For any Bengals fan, this week has already run the gamut of emotions and it's only Thursday. On Sunday, the finest regular season in almost 30 years concluded with a win over the hapless Baltimore Ravens, yet the city moped out of bed on Monday, still depressed about playing Pittsburgh again to start the postseason.
For 24 hours, Cincinnati was punked out, scared to even watch.
Then on Tuesday, a few rays of sunshine poked through the sudden winter and we remembered once more that this is a game played by mortal men and that maybe we don't know everything. You can toss your statistics and your six Super Bowl trophies on the stage and rub our collective noses in it, point to AJ McCarron, mock his inexperience and show us slow-motion footage of Kim Von Oelhoffen crumpling Carson Palmer's knee again and again, but the Bengals are still showing up in pads on Saturday night, ready for a bare-knuckle affair whether you like it or not.
How dare we as a microculture allow the Pittsburgh Steelers to permeate into our psyche to the point that we brace for a loss rather than hope for a win. How short we sell the athletes that represent our town when we shun them our support before their chance to prove it on the field. Some locals have hardened to the point where they now laugh and scorn the team that let them down one too many times; those who may no longer even know how to properly celebrate a victory.
The Steelers have a nuclear-grade passing attack with receivers who scorch the grass they run on. Big Ben is at his best ever and I haven't seen Todd Haley yell at anyone lately which typically means things are going well for the offense he calls. For a while, they were putting up 30 points a game routinely and punts became a rarity. The sailing hasn't been quite as smooth lately, though, as two grossly inferior opponents frustrated the seemingly invincible heavyweight and lured the Steelers into mistakes. The waters are going to be a lot choppier this week.
The Bengals have not been a letdown since the McCarron experiment was forced to begin. While he has been something of a mollycoddle under center with plentiful throw aways and soft sacks, he still demonstrates considerable promise with an above-average arm and pretty decent accuracy to remain a deep threat and not just a check-down artist. His trained hesitancy to avoid turnovers at all costs allows for a manageable game—albeit occasionally frustrating, but for a rookie backup, that's as good as it gets. Even the loss at Denver was extremely commendable on a lot of levels for the youngster.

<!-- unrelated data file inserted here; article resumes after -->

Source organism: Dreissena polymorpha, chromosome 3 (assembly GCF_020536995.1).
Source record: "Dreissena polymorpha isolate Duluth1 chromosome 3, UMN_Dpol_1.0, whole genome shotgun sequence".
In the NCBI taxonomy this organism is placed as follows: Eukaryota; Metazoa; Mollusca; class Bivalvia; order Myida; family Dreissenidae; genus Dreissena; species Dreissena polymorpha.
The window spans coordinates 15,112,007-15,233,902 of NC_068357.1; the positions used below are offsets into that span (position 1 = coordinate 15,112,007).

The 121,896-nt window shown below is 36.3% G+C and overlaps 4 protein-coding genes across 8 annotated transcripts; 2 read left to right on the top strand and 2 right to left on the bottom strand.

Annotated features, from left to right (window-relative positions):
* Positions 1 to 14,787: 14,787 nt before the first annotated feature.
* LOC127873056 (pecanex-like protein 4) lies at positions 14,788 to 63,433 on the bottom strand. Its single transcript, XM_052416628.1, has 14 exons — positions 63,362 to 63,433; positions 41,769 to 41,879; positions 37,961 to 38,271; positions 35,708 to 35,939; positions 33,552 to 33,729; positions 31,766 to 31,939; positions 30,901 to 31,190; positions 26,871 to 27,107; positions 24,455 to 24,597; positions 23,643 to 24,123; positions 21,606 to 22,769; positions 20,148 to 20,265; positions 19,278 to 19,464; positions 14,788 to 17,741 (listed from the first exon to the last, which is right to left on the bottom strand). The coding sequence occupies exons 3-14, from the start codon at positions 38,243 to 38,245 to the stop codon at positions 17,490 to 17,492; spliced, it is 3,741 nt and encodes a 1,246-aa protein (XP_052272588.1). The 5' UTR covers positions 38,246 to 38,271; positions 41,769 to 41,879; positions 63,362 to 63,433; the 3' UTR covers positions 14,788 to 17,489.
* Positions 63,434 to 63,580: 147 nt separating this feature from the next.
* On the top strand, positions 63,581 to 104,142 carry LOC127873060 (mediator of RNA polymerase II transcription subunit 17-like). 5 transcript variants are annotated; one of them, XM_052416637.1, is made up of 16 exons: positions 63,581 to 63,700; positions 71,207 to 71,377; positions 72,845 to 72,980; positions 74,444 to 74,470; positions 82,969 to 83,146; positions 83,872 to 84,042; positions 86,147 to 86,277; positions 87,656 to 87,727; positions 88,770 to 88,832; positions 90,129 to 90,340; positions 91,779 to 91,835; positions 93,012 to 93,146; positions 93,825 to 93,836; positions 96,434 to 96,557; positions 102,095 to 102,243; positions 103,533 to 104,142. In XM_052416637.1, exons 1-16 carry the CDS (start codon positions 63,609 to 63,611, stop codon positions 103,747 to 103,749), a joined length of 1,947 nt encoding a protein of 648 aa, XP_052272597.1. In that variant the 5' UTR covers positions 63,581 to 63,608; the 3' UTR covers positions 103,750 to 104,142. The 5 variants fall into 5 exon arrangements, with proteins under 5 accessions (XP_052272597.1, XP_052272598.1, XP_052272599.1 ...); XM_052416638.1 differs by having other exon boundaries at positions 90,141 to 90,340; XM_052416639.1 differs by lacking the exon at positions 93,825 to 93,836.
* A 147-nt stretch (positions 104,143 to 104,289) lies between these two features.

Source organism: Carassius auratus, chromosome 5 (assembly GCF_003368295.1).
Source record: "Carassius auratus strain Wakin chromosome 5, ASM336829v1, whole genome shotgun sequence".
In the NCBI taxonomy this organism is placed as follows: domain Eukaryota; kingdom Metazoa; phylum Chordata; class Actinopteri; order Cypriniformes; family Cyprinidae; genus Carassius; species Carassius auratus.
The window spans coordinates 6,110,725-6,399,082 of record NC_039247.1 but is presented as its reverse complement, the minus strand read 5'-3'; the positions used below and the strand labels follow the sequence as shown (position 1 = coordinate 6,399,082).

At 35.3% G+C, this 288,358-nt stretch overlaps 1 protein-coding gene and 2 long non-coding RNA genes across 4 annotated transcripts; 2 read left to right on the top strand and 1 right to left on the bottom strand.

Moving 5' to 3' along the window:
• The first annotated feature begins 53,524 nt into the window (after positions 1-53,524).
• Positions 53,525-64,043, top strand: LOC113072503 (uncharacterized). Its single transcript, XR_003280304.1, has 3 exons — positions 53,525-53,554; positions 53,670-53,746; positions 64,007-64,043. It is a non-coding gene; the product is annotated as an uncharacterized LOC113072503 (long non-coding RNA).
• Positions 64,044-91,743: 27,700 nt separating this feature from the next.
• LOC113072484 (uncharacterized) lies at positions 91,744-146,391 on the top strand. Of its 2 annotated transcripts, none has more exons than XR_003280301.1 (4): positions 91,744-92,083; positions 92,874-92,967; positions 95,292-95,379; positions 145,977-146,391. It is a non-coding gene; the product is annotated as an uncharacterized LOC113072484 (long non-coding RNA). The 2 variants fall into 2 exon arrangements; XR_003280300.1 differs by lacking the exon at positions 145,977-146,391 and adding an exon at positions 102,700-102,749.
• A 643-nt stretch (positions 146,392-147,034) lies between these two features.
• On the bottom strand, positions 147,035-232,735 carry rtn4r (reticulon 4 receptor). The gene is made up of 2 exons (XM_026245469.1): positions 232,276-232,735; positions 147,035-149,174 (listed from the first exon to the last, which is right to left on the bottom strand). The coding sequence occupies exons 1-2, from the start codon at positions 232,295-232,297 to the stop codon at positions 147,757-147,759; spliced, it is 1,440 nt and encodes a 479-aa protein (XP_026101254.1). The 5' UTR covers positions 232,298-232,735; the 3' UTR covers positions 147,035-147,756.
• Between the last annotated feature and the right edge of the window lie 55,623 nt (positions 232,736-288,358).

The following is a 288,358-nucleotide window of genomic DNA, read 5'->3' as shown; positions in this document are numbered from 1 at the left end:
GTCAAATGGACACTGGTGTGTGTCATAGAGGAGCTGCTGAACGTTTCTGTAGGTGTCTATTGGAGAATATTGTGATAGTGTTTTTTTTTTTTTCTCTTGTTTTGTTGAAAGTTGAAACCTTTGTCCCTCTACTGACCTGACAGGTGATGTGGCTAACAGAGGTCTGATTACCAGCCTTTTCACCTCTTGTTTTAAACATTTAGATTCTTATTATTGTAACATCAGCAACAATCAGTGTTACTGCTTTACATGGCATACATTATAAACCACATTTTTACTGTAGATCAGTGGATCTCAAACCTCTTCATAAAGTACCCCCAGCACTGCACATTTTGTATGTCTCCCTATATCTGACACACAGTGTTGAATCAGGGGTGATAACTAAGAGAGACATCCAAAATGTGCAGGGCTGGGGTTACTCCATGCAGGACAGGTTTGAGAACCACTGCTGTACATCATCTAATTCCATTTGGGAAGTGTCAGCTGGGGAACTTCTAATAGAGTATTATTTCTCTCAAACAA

Also, this Bengals defense looks fierce. I know the Steelers sliced them up with Heath Miller on third down last time the teams met in Week 14, and they did wear down in Denver, but at the moment, it's the best feature to a very balanced roster. The juice is Vontaze Burfict. Love him or hate him, he brings an energy to the field that cannot be taught and he impacts the game on nearly every snap, even on plays where he makes no contact with the ball carrier. When at his best, he is an absolute wrecking ball and lifts his teammates with his tenacity.
Adding to that, the names of the running backs left to suit up in Pittsburgh are obscure thanks to injuries to not one but two pro-bowl caliber starters. If DeAngelo Williams can't go on a bum ankle, it will be no tea party for his replacement Fitzgerald Toussaint, who sounds like the richest man in the world, but is apparently just a practice-squad running back who will soon be eaten by tigers.
No one needs reminded of the recent past and the significance of this particular point in the Bengals' season, but perhaps one does need reminding of the joy in life from time to time. Remember when Cincinnati was smiling in the midst of a colorful, sunny autumn and an 8-0 record? Remember beating Seattle in that crazy comeback? Remember how long we once waited to even have this playoff chance at all? Spoiled and scarred, we turn our heads with trepidation and fear of another loss. As fans, as people, our doubt becomes real because we wear it. We project inferiority, self-loathing and it robs us of the sweetest of our enthusiasms. The Steelers and their fans bathe in all of that hate; they drink it up!
Not this time.
Five years ago, I purchased an already-aged Yorkshire Stingo and earmarked it as my victory ale for the first Marvin Lewis playoff win. It has sat in the dark of that cabinet since, retreating further and further as more useful bottles move to the forefront. On Saturday night, it will sit on the coffee table and watch both its reason to exist and its reason to die. After sitting in that cabinet for so long, the beer itself may not even be drinkable anymore, but it will be the taste of victory nonetheless at so very long last. It's more fun this way; I believe in the Bengals because I want to.
Bengals 24, Steelers 22